Cross-clamping the aorta below the left common carotid artery and above the coeliac axis increases proximal systemic pressure, which in turn increases the cerebrospinal fluid pressure. In addition, the mean arterial pressure distal to the clamp will fall, and therefore the distal spinal cord will be at risk of ischaemia from a combination of decreased arterial perfusion and increased cerebrospinal fluid pressure. Logically, techniques that help to reduce the cerebrospinal fluid pressure and increase the distal arterial pressure will help to treat these two adverse factors, and will consequently lower the incidence of paraplegia.

Cerebrospinal fluid drainage prevents elevation of the cerebrospinal fluid pressure, and several techniques can increase the distal arterial perfusion pressure, such as a simple shunt, partial heart bypass (from the left atrium or the pulmonary veins to the left common femoral artery) or full cardiopulmonary bypass.2 Currently, there is overwhelming evidence that keeping the cerebrospinal fluid pressure low is beneficial. Practitioners recommend that cerebrospinal fluid drainage be implemented whenever the aorta is clamped above the level of the coeliac axis.2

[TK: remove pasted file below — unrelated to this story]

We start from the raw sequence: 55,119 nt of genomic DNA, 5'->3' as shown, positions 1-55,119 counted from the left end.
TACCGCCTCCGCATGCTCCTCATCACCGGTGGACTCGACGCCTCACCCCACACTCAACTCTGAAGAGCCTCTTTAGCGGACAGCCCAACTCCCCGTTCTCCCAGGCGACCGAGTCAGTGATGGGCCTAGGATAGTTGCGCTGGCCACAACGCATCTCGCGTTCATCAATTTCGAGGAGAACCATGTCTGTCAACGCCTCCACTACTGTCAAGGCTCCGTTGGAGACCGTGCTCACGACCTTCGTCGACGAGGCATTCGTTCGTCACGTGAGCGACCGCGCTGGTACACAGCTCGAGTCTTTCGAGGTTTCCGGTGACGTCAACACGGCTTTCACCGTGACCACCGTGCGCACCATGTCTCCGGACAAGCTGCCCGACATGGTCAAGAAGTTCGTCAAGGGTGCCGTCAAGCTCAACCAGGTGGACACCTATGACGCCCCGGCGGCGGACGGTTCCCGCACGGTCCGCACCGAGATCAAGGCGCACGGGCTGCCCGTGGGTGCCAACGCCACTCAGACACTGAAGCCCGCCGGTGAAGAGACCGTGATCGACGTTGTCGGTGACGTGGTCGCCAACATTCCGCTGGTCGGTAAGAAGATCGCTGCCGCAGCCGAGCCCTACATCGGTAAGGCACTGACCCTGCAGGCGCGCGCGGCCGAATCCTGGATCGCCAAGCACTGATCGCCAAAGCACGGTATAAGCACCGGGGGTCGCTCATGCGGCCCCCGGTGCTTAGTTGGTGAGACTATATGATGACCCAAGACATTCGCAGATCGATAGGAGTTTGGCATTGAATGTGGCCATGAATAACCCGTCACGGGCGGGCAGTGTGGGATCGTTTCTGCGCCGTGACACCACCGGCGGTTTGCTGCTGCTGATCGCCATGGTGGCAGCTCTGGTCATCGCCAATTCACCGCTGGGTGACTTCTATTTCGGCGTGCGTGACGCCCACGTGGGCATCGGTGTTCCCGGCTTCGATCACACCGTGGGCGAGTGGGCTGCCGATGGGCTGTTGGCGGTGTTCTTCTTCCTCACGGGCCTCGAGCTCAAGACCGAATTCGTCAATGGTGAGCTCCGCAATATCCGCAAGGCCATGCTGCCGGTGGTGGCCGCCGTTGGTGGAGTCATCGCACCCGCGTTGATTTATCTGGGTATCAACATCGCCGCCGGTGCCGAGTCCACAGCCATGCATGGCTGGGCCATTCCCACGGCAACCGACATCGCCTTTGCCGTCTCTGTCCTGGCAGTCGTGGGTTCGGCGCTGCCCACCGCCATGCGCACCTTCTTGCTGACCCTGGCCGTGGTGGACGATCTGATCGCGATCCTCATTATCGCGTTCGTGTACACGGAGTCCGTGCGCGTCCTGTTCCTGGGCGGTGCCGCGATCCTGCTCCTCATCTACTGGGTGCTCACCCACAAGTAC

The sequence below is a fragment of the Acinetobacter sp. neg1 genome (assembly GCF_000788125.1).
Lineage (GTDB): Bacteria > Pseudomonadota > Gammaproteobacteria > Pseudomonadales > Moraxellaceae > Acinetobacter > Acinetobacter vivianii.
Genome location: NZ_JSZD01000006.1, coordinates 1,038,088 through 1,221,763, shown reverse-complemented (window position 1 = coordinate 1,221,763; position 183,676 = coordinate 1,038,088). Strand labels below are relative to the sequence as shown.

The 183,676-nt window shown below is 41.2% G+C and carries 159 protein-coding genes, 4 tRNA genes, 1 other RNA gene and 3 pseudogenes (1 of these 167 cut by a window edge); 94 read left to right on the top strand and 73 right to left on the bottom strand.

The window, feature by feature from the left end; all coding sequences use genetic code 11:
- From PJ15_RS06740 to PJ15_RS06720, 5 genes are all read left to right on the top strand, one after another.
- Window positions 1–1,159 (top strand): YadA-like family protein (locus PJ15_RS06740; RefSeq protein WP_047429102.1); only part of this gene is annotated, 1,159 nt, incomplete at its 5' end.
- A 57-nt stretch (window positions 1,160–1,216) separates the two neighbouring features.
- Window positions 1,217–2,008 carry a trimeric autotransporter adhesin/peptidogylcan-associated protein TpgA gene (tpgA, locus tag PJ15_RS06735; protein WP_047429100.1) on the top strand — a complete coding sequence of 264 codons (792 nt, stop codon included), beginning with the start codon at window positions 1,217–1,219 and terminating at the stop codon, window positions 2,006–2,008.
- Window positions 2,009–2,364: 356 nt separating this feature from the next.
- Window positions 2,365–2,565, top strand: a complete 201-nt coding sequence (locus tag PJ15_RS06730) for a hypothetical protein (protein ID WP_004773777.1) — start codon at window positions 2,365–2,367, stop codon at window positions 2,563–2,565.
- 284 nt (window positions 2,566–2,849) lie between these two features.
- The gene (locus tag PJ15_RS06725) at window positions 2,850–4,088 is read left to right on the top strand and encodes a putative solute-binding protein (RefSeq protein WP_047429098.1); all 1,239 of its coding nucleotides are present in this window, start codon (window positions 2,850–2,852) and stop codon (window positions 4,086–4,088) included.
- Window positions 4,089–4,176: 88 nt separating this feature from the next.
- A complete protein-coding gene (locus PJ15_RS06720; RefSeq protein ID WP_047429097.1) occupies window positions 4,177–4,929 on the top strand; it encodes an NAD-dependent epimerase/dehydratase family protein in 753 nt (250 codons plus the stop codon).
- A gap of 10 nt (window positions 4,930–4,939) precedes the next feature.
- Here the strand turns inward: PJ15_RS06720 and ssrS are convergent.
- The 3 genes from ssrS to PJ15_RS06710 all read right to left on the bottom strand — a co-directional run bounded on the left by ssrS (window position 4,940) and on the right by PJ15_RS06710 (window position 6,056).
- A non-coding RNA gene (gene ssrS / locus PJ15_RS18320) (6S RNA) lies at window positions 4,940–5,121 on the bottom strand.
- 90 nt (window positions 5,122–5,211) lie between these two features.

Arterial bypass techniques to perfuse the distal aorta allow sequential clamping of the aorta so that each segment can be replaced at a relatively leisurely pace compared to the dispatch demanded by “clamp and go”. Problems with each anastomosis can be dealt with immediately, using devices such as Teflon buttressed box sutures, so that all anastomoses are secure before the next segment of aorta is clamped and opened.